Photo of the Day
Quiz Time Again
December 15 -
It's photo quiz time again. Rock our world by identifying this famous sailing port. We can't think of anywhere in the world where a marina is so close to a major airport. And no, it's not Marina del Rey.
December 15 - Port of Spain, Trinidad
|What's with the folks in this photo? Way back
in 1991, cruisers Rich and Carol of Nomaer (left) and Lois and
Merle of 'Interlude', were tied up at the Trinidad YC club. Like
everyone else on the island in February, they got all dressed
up for Carnival.
What's Carnival? It's the the final festivity before the commencement of the austere month and a half of Lent. The historical origin of carnival is obscure, but possibly has its roots in a primitive festival honoring the beginning of the new year and the rebirth of nature - although it is also possible that the beginnings of carnival in Italy may be linked to the pagan Saturnalian festival of ancient Rome. Although practiced in many different countries around the world, this festival takes on a distinctly Caribbean flavor in Trinidad, which hosts the Mother of all Caribbean Carnivals. Beginning with J'ouvert on the Sunday night before Ash Wednesday, the streets of Port of Spain, the capital city, fill with jubilant celebrants. J'ouvert is infamous for the appearance of large carts of mud, which participants fling all over themselves and each other.
Throughout the days of celebration, large trucks carrying bands playing soca music, or steel pan orchestras, drive slowly through the streets with costumed dancers following behind. People from all over the Caribbean pour in to listen to music, dance, drink, and enjoy the height of madness. Competitions for best band, best costume, best calypso and soca songs, best steel orchestra, etc., are also held during the festival. Near midnight on Tuesday, the religious observances begin for many, as Ash Wednesday signals the beginning of Lent and a significantly more subdued lifestyle.
Rich and Carol of Nomaer and Lois and Merle of Interlude sported 'oil spill' costumes for the '91 Carnival.
A typical local's Carnival costume
The height of Carnival in Trinidad in 2001 will be February 26-27. Don't miss it! Say, does anybody know where the crews of 'Nomaer' and 'Interlude are now'?
December 15 - The Pacific Ocean and Cyberspace
Who is out making passages in the Pacific and what kind of weather are they having? Check out YOTREPS - 'yacht reports' - at http://www.bitwrangler.com/yotreps/
December 15 - North Atlantic Ocean
Was the radical Adrian Thompson designed 120-foot wave piercing catamaran 'Team Phillips' - that Pete Goss and his six crew chose to abandon Sunday on the stormy North Atlantic - a design failure? At a news conference after arriving in Halifax, Nova Scotia, aboard a German container ship, Goss told reporters that just the opposite was true. He said that the Force 12 winds and apartment house sized waves from conflicting directions were as bad as anything he'd seen in the Southern Ocean, and that were it not for the great design, he and his crew would have never made it. Despite having struck both sails and dragging all their lines and sea anchors, they were still hitting up to 29 knots and having to steer for their lives. Goss also said that at times they had a bow wave off the boat's central pod - which is normally 17 feet above sea level. Having been in everything from flat calm to Force 12, Goss used the word "brilliant" to describe the design.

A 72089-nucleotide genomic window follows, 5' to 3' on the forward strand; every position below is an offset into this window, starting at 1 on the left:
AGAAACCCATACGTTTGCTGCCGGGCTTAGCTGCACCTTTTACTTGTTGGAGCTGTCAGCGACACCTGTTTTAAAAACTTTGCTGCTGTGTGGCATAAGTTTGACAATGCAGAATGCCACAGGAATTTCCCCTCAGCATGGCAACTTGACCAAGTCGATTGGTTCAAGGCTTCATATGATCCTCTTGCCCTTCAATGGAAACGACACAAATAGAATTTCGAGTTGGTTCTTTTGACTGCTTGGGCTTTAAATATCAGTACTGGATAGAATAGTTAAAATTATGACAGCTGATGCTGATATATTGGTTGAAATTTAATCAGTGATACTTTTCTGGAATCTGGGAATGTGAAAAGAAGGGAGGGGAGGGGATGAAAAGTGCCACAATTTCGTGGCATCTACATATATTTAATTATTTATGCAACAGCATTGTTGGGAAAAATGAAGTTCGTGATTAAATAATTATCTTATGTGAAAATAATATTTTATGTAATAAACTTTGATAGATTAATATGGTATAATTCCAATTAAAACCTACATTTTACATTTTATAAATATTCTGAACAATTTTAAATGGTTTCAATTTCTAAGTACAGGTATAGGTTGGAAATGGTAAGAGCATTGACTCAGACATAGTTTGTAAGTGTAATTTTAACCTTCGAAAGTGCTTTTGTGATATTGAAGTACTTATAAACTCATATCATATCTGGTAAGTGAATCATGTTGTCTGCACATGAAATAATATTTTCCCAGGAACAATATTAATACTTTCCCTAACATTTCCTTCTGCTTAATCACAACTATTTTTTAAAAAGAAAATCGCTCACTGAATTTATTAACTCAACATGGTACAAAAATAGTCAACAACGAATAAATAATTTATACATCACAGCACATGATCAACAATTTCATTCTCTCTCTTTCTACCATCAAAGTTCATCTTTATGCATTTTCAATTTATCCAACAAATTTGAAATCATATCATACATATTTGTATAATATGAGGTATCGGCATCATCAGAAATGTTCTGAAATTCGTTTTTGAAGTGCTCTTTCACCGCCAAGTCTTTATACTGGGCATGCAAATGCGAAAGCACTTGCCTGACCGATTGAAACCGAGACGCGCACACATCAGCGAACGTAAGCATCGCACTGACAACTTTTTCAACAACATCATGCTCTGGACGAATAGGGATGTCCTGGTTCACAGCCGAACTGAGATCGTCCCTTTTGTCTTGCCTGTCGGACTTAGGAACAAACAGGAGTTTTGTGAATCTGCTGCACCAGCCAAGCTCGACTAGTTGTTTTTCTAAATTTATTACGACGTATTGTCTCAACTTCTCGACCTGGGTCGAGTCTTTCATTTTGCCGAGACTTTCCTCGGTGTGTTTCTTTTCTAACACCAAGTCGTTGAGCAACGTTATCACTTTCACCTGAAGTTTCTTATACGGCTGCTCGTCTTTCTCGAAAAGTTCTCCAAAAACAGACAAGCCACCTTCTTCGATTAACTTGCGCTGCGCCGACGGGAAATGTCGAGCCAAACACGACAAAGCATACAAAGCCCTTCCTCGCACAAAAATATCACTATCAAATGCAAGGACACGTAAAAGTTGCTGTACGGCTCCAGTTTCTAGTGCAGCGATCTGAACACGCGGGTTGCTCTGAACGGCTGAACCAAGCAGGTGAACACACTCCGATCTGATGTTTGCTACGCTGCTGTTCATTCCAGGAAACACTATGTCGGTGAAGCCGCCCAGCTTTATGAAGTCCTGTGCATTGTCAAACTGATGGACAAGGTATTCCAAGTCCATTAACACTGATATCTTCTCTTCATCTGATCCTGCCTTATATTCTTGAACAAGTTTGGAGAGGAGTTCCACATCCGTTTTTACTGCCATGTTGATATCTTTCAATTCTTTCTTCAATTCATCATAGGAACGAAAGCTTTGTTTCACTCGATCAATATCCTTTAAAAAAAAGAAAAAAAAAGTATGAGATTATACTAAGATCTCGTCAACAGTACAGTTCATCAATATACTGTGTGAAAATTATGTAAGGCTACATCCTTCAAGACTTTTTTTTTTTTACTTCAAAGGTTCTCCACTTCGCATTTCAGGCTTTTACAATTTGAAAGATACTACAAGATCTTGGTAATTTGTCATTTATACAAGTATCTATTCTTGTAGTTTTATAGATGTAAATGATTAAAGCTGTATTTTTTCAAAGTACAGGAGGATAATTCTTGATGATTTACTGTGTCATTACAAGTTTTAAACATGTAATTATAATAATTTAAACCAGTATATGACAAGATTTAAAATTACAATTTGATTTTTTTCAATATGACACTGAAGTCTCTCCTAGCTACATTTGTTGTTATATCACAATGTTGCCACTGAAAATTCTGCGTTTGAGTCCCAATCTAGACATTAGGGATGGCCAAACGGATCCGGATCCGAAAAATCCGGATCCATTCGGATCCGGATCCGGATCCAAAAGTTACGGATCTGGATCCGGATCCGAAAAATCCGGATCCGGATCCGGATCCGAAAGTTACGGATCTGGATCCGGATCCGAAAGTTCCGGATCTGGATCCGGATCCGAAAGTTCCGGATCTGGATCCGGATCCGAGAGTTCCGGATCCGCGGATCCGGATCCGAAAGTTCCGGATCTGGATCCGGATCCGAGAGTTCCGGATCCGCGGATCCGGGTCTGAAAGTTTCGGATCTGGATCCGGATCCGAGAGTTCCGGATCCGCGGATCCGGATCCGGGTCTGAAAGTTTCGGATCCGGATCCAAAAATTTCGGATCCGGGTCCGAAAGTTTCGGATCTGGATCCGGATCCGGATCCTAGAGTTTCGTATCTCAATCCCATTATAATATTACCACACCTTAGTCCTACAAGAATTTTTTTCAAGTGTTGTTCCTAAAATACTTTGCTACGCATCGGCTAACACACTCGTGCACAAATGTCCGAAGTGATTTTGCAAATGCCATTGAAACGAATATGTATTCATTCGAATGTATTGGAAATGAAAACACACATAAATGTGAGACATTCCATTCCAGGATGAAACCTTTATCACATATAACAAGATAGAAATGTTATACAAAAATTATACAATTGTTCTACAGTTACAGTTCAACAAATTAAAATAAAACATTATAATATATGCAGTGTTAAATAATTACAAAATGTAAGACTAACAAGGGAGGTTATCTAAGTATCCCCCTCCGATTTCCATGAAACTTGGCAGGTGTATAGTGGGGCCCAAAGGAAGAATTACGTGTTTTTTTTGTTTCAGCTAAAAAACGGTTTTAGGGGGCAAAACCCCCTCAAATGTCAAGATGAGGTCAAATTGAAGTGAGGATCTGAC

What happens to 'Team Phillips' now? Part of her port bow was knocked off as a result of slamming into the container ship during the rescue, and one of her masts slapped against the ship, so it may be damaged also. Basically, the condition of the boat - which is valued at millions of dollars - is unknown. There have been rumors of private salvage attempts, but such attempts present major problems: First, the boat is more than 600 miles from land in terrible sea conditions that aren't expected to improve significantly for a week, and second, the lightning fast boat might be impossible to tow. Historically, salvage vessels haven't had much luck bringing in large multihulls.
For more information, see Tim Jeffery's interview with Goss for Quokka Sailing at http://www.quokkasailing.com/stories/12/SLQ_1214_goss_WFC.html, as well as Jeffery's and Philip Delves Broughton's report for Sport Telegraph at http://sport.telegraph.co.uk/sport/main.jhtml?xml=/sport/2000/12/14/soyot15.xml.
December 15 - On The Race Circuit
Photo by Dave Giles/Team Legato/PPL
This just in, the first photos of Tony Bullimore's 'Team Legato'
entry for The Race. Until very recently, Brit Tony Bullimore
was considered a longshot to get the necessary funding to stretch
the old 'ENZA' to 102 feet and get her a new rig to be halfway
competitive. It didn't happen until nearly the very end, but
Legato of Silicon Valley finally came
December 15 - Pacific Ocean
To see what the winds are like on the Bay and just outside the Gate right now, check out http://sfports.wr.usgs.gov/wind/.
Looking for current as well as recent wind and sea readings from 17 buoys and stations between Pt. Arena and the Mexican border? Here's the place - which has further links to weather buoys and stations all over the U.S.: www.ndbc.noaa.gov/stuff/southwest/swstmap.shtml.
You can view the University of Hawaii Department of Meteorology satellite picture by clicking here.
Seas are normal in the Pacific. But you might check at: http://www.mpc.ncep.noaa.gov/RSSA/PacRegSSA.html.
For another view, see http://www.oceanweather.com/data/global.html.
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